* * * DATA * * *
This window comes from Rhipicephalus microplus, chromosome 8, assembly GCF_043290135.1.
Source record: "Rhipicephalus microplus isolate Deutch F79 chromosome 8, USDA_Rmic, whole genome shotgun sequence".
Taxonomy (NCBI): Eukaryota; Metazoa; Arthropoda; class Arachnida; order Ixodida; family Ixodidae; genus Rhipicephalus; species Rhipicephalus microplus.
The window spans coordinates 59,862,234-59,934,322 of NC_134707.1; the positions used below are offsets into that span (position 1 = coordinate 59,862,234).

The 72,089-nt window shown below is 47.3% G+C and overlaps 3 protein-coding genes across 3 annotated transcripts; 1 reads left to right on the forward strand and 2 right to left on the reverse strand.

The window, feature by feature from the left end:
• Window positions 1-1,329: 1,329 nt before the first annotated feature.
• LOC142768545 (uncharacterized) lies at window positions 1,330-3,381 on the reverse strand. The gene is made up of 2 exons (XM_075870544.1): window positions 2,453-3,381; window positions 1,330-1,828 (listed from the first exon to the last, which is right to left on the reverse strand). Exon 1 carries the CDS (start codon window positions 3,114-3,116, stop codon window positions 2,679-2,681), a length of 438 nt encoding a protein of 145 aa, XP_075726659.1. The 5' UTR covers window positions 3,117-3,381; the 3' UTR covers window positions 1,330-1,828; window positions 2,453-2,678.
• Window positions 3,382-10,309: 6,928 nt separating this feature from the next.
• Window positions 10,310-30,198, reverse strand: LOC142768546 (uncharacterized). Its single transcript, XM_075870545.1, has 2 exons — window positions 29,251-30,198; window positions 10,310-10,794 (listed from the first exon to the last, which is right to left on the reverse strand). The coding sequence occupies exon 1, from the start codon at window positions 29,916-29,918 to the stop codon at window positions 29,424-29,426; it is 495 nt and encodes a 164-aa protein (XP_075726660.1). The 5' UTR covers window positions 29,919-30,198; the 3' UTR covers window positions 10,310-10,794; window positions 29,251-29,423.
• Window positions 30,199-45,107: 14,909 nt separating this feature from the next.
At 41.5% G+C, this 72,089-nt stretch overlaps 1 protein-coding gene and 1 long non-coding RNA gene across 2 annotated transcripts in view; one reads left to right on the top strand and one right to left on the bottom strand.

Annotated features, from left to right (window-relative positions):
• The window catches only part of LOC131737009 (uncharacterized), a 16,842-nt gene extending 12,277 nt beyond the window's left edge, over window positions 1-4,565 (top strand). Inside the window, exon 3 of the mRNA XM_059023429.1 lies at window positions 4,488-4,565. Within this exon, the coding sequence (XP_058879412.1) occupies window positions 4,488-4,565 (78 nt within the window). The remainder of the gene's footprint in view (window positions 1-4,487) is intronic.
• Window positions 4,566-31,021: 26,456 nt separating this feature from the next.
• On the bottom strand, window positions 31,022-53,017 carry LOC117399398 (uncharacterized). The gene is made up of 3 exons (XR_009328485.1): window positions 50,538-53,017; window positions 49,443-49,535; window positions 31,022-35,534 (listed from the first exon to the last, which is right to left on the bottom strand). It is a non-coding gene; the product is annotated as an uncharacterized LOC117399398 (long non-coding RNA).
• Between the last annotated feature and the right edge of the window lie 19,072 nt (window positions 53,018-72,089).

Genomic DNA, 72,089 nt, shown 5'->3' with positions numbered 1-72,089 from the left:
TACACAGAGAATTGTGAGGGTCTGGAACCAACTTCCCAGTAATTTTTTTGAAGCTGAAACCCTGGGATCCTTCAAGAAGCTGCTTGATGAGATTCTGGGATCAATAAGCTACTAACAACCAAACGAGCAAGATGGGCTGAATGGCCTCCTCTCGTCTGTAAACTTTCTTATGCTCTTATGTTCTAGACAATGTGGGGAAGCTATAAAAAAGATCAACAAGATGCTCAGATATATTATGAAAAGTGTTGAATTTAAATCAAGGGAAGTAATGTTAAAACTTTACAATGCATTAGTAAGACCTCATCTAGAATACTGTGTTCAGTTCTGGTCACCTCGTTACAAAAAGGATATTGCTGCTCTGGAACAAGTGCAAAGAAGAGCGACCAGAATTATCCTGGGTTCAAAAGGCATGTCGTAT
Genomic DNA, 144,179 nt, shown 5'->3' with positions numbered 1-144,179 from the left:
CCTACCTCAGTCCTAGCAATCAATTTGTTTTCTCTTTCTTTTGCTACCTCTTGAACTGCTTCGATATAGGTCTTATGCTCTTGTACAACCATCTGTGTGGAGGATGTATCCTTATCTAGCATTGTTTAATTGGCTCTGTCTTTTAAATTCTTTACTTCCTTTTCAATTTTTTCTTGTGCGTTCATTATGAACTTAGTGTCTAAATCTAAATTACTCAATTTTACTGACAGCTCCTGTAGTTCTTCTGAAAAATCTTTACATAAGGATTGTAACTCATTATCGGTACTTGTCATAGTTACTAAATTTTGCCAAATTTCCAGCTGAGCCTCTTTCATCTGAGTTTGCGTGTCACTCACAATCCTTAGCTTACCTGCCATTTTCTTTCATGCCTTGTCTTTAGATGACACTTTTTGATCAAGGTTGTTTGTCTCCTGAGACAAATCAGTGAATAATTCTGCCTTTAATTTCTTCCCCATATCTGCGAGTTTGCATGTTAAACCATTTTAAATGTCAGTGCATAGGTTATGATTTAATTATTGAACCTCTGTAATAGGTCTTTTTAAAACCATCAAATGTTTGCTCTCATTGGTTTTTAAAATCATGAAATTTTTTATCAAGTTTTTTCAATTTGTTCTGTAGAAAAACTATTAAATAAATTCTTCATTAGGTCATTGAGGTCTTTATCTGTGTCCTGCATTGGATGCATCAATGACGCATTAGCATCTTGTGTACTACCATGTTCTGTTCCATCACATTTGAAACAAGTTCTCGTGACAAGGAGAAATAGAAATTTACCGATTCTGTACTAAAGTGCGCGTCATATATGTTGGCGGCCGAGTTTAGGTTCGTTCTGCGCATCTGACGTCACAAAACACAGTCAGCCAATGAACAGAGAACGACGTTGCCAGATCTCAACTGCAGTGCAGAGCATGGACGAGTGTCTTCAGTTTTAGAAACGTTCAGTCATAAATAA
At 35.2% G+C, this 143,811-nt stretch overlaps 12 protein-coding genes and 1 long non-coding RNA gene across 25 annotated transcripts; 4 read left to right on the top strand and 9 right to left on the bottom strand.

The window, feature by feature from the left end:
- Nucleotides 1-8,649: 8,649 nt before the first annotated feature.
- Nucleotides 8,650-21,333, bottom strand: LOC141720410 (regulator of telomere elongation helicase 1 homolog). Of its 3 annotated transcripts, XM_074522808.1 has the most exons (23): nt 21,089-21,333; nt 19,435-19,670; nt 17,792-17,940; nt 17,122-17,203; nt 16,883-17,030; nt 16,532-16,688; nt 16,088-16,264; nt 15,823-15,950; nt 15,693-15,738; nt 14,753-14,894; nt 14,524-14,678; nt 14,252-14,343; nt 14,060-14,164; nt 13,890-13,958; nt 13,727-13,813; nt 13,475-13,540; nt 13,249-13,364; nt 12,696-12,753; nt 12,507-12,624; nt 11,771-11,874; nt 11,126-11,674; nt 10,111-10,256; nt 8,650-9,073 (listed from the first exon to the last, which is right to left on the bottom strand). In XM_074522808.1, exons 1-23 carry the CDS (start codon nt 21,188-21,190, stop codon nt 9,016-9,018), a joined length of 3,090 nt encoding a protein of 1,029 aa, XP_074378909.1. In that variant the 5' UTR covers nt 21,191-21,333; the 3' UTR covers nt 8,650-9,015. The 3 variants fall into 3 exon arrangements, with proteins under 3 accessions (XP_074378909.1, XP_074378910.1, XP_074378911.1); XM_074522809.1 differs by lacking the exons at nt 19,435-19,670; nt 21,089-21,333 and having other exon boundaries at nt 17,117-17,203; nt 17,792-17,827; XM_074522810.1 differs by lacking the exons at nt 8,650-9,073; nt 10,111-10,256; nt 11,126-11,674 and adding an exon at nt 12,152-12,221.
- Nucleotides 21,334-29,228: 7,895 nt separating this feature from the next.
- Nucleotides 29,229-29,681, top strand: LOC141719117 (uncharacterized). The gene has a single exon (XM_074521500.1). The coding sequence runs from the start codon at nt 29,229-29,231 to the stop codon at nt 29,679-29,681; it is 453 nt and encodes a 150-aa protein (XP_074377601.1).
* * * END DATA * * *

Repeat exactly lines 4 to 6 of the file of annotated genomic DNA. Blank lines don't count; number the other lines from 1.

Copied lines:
The window spans coordinates 59,862,234-59,934,322 of NC_134707.1; the positions used below are offsets into that span (position 1 = coordinate 59,862,234).

The 72,089-nt window shown below is 47.3% G+C and overlaps 3 protein-coding genes across 3 annotated transcripts; 1 reads left to right on the forward strand and 2 right to left on the reverse strand.

The window, feature by feature from the left end: